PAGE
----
A Commanding Grasp Of The Obvious

adversus solem ne loquitor = don't argue the obvious
Ever since it released earlier this week, the topic of The Economic Environment of American Symphony Orchestras by Robert Flanagan occupies a good 30% of my incoming email. Admittedly, I’m only about half way through the report and won’t post anything comprehensive until I’m finished reading it. Nevertheless, after some good advice from more than a few sources, it made sense to post a little something about it here today. If you’ve seen the report, you likely already know it doesn’t contain anything earth shattering. The only positive aspect I’ve noticed in what I’ve read is the report’s commanding grasp of the obvious. In fact, if I didn’t know better I’d swear it was produced by the U.S. government (empty seats are bad, m’kay?). I suspect I’ll finish the report over the weekend and have something up later next week. In the meantime, I invite anyone who has read the report to post your observations.

About Drew McManus

"I hear that every time you show up to work with an orchestra, people get fired." Those were the first words out of an executive's mouth after her board chair introduced us. That executive is now a dear colleague and friend but the day that consulting contract began with her orchestra, she was convinced I was a hatchet-man brought in by the board to clean house.

I understand where the trepidation comes from as a great deal of my consulting and technology provider work for arts organizations involves due diligence, separating fact from fiction, interpreting spin, as well as performance review and oversight. So yes, sometimes that work results in one or two individuals "aggressively embracing career change" but far more often than not, it reinforces and clarifies exactly what works and why.

In short, it doesn't matter if you know where all the bodies are buried if you can't keep your own clients out of the ground, and I'm fortunate enough to say that for more than 15 years, I've done exactly that for groups of all budget size from Qatar to Kathmandu.

For fun, I write a daily blog about the orchestra business, provide a platform for arts insiders to speak their mind, keep track of what people in this business get paid, help write a satirical cartoon about orchestra life, hack the arts, and love a good coffee drink.

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2 thoughts on “A Commanding Grasp Of The Obvious”

  1. I have not read the full report. I read the “Conclusions” section. But the thing that stands out is the part that goes something like this: How come, in an increasingly educated society, interest in symphonic music declines? And there is the whole crux. Because we are NOT an educated society. Because our schools are designed to train students to pass tests. They are designed to train students in the stuff that enables students to be employees and consumers. The do NOT educate students to be responsible citizens of a great nation. They do NOT persuade students to be well-rounded individuals who acquire an appreciation of literature, art, music, ethics, et all. In short, our schools impede the develpment of that cissified thing called “culture.”

    Some of us in my generation, certainly more than today, thought it was important to absorb that stuff. When Random House set up a list of “the one hundred most important books,” librarians commented on how many kids started checking out those books. We used to go to art museums and try to figure out why these paintings and statues were considered to be so important. We tried to “appreciate” as many classical compositions in as many styles as were available to us.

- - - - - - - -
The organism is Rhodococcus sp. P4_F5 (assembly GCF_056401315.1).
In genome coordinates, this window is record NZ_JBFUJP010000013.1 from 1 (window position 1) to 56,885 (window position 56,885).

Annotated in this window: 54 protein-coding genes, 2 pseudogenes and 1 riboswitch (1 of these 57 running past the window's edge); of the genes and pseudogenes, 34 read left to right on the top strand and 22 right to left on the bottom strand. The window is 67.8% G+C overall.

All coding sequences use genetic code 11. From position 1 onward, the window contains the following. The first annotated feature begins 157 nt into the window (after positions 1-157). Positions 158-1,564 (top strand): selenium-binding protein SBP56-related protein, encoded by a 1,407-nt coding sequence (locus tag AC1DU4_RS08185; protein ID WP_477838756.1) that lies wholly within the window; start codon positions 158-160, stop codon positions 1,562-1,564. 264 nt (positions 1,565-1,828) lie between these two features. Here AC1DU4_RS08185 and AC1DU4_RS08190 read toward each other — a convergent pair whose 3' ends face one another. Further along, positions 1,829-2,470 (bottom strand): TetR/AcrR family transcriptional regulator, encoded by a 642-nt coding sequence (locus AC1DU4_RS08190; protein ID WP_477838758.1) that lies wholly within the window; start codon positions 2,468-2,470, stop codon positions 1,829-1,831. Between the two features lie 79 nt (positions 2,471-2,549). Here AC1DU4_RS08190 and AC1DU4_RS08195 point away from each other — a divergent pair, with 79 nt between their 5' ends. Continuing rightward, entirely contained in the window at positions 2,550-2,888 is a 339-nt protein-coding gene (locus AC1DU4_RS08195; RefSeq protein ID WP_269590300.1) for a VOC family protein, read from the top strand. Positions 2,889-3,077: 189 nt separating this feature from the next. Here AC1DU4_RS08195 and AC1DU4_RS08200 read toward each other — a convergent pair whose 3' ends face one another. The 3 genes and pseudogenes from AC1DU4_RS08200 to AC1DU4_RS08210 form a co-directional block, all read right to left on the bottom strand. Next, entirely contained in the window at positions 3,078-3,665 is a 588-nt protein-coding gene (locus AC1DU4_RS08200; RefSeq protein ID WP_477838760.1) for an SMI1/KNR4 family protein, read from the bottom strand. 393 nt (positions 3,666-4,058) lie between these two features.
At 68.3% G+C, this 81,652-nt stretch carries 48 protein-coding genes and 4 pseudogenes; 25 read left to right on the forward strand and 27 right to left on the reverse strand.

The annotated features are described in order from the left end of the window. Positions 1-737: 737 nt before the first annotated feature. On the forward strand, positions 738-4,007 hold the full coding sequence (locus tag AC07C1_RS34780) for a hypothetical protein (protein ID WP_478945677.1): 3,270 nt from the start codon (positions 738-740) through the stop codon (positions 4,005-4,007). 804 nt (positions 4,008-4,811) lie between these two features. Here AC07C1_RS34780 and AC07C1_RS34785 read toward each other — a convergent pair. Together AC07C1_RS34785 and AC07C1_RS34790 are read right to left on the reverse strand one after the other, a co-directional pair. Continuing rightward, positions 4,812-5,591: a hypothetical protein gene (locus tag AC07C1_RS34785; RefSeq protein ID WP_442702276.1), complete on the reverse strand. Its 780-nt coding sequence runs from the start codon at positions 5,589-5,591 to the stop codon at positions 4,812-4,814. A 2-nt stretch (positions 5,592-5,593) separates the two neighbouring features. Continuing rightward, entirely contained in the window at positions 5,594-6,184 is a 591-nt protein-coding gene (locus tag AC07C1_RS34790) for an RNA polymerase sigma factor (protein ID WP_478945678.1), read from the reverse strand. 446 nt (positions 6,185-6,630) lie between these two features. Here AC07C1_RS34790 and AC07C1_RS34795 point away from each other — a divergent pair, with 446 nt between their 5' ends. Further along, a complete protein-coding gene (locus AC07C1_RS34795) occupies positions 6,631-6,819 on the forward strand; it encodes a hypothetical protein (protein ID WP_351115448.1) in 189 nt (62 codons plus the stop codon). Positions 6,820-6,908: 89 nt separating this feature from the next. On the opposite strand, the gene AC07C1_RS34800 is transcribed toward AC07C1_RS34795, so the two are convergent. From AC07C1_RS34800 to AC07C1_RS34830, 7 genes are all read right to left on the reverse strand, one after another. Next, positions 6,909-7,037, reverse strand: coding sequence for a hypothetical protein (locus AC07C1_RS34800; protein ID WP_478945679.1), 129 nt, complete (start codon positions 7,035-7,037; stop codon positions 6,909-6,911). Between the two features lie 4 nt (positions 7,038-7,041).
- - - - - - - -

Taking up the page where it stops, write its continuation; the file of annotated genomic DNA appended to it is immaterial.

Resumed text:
How many kids today have read “Kirsten Lavransdatter”? Quite a few did in mine. How many kids today would get a gaggle of friends to come over and then triumphantly produce and play a recording of Mossolov’s(?) “In a Soviet Steel Foundry,” which she had found in a record shop in her dad’s department store? Roberta H did.

    Would that be possible today?

    The “No child left behind act” is largely responsible for the abandonment of education. But that act is a manifestation of the almost universal credo today that we must teach only “functional, important,” skills to the kids. And, the skill we are teaching is to pass tests. Which some >80% of the 60% who do not drop out of school do.

    Let’s get real. We have to accept the fact that symphonic music must be preserved, even though audiences may shrink to the point at which there are more musicians on stage than there are listeners in the audience. Meanwhile, we need to support efforts to put education back in the schools.


  2. It’s easy to be critical of this study and call it “obvious” but remember – most of the general public doesn’t know that orchestras are so poorly managed and are struggling to survive. Flanagan provides the tough medicine that most arts managers or union musicians aren’t willing to accept. After all: Just because orchestras are non-profits doesn’t mean that they shouldn’t show financial results to their boards, donors, etc.

    thanks for the comment but if the report was commissioned in such a way that it is supposed to geared toward the general public then I would agree but according to information released by Mellon that isn’t the case. Beyond that, I don’t believe Flanagan’s report offers any substantiative solutions due to the numerous flaws in the research parameters that have been accurately pointed out at numerous blogs and newspaper articles. ~ Drew McManus

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